How do you explain dementia to a six year old? The Ally Bally Bee Project is on a mission to make such difficult conversations a little easier with a personalised children’s book about dementia.
Imagine being able to explain “granny’s dementia” to your child with a book that features both of them as the main characters. From names and appearances to certain behavioural traits (after all, dementia affects everyone differently) – Ally Bally Bee plan to allow for such customisation through an interactive website. Simply create the story online then click to have it delivered to your door!
Find out more –www.allyballybee.org
Storii enables families to store memories, both for themselves and for their loved ones in care.
The web platform is used by both carers in care homes and families around the world.
Storii provides –
- Family members with peace of mind that their loved ones are being well cared for, by keeping them informed of their day to day activities.
- A platform to capture those 5 minutes of clarity that someone with memory loss can experience.
- A simple digital life story platform that crosses generations.
Find out more: www.storii.com
Canary is a discreet, easy to install monitoring and notification system that provides round the clock reassurance to family members whilst allowing the older or vulnerable person to stay in the home they love.
Canary respects the privacy of people who need care and support so does not use cameras so no-one can be seen or heard.
The Canary system does not require an internet connection where it is installed, and family members/carers log-in to their own website portal to view the information about their loved ones.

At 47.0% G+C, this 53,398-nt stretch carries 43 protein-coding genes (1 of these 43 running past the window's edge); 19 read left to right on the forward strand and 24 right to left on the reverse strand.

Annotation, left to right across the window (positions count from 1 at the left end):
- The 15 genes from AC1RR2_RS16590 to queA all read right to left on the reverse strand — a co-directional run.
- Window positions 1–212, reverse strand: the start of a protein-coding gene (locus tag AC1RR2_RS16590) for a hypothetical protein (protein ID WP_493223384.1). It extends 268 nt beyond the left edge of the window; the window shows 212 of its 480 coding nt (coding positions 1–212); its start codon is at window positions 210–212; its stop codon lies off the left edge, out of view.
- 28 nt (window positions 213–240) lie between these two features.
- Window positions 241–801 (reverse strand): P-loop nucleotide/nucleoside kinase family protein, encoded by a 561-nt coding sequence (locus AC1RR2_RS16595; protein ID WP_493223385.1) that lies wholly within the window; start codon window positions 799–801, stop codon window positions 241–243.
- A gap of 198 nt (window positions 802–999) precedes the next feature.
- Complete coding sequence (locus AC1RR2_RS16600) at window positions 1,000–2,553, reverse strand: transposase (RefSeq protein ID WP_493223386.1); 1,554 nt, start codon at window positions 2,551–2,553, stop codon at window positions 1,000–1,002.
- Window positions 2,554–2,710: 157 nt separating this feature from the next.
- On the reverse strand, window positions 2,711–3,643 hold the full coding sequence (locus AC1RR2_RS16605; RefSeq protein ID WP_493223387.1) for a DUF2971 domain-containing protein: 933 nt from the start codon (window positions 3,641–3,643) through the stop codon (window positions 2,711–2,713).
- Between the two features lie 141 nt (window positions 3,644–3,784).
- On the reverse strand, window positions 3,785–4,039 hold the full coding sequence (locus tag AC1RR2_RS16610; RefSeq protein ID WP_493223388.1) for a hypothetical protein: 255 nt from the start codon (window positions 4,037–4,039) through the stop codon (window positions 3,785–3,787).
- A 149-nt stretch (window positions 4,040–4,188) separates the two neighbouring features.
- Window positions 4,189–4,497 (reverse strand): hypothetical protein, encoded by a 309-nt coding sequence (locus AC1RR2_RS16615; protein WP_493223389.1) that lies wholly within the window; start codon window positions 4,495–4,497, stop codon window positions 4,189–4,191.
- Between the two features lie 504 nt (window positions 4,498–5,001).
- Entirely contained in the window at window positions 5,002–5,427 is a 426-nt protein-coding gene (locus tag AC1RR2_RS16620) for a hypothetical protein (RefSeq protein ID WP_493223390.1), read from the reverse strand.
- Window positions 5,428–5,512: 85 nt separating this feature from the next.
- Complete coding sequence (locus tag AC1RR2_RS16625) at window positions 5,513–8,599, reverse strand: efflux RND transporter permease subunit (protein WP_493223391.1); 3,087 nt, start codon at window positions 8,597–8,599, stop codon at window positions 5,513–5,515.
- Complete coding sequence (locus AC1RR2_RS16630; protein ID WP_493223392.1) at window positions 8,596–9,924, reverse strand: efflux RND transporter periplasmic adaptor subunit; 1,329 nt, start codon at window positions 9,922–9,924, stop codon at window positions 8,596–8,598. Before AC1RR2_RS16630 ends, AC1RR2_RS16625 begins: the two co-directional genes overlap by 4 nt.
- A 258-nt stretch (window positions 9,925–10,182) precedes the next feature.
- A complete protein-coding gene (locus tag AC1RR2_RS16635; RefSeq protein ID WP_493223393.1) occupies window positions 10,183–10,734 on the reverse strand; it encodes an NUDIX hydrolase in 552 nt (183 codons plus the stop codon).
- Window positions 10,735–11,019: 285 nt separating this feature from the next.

Find out more: www.canarycare.co.uk
Working with elderly and frail people and people living with dementia in Portsmouth, using the arts to create positivity and confidence.
Using mime, music, monologues, improvisation and forum theatre, we engage and communicate using drama as a tool. Using their words we then take their stories back to our creative team, where they deliver a beautifully illustrated booklet.
Red Sauce also film their sessions for our casts to view, creating a performance and a Theatre Therapy Workshop they can keep.
Find out more – www.redsaucetheatre.co.uk
Siel Bleu provides exercise classes in care homes to more than 70,000 people in France, Ireland and Belgium.
They have been facilitating both personalised and group sessions for individuals, community groups and residential homes since 1997 in more than 2,000 care homes. Their aim is not only to improve people’s health but to enhance independence, autonomy and
socialisation through group participation.
For more information see: http://sielbleu.ie/
For a similar service in the UK see Oomph Wellness Limited
Hospital Foodie is a nutrition application that can be used in hospitals to accurately monitor patients’ food and nutrient intake. It was created to help overcome the shortcomings of current nutrition provision for the elderly in hospitals.
It works by;
1. Screening patients on admission to hospital to identify any nutritional deficits and calculate their daily requirements.